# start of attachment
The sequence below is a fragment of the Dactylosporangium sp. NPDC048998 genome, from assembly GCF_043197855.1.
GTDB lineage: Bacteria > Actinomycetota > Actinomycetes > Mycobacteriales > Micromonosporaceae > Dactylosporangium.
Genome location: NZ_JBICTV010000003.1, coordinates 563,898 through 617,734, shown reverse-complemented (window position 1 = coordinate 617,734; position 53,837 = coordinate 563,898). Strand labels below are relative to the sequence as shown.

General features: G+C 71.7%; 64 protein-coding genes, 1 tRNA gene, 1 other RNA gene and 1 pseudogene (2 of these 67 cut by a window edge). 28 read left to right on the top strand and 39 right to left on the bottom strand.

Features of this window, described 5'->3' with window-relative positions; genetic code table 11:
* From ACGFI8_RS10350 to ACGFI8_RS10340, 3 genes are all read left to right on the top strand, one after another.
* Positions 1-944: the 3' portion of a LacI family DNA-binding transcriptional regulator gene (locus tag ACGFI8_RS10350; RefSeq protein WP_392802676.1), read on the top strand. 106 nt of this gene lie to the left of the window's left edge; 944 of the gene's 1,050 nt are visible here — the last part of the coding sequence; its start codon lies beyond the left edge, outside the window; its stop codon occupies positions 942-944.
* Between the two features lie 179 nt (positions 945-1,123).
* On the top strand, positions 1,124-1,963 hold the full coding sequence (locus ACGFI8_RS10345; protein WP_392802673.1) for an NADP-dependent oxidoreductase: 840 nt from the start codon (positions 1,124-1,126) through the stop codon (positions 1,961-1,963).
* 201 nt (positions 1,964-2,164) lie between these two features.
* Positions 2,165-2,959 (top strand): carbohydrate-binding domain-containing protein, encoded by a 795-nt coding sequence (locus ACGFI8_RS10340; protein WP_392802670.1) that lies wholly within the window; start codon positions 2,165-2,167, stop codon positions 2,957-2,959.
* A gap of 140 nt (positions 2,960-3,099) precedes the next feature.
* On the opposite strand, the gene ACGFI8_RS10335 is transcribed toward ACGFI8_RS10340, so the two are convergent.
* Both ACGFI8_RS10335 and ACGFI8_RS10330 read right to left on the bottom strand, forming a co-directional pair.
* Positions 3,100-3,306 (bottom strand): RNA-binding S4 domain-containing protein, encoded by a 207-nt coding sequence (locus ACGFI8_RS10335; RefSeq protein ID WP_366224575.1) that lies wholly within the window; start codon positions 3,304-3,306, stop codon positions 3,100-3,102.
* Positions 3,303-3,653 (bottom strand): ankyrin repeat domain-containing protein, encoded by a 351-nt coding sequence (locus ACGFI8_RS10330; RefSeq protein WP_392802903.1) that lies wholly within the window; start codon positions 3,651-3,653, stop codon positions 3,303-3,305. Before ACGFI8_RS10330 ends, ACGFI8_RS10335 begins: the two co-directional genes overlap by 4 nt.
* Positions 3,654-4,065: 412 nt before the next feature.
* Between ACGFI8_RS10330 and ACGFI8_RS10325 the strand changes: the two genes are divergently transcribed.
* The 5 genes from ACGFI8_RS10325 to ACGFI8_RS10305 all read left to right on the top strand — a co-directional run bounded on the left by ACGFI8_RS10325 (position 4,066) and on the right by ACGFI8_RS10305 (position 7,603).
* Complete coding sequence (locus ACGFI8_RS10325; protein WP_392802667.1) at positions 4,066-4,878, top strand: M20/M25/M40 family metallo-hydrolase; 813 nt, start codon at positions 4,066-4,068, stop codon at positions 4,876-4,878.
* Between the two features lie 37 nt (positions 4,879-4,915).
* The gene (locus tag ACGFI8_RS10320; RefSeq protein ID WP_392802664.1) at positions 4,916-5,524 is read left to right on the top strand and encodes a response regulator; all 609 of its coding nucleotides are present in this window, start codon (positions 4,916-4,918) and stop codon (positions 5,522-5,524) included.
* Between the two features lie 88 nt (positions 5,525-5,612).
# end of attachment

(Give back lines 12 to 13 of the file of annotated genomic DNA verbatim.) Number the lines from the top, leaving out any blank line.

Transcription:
* A gap of 140 nt (positions 2,960-3,099) precedes the next feature.
* On the opposite strand, the gene ACGFI8_RS10335 is transcribed toward ACGFI8_RS10340, so the two are convergent.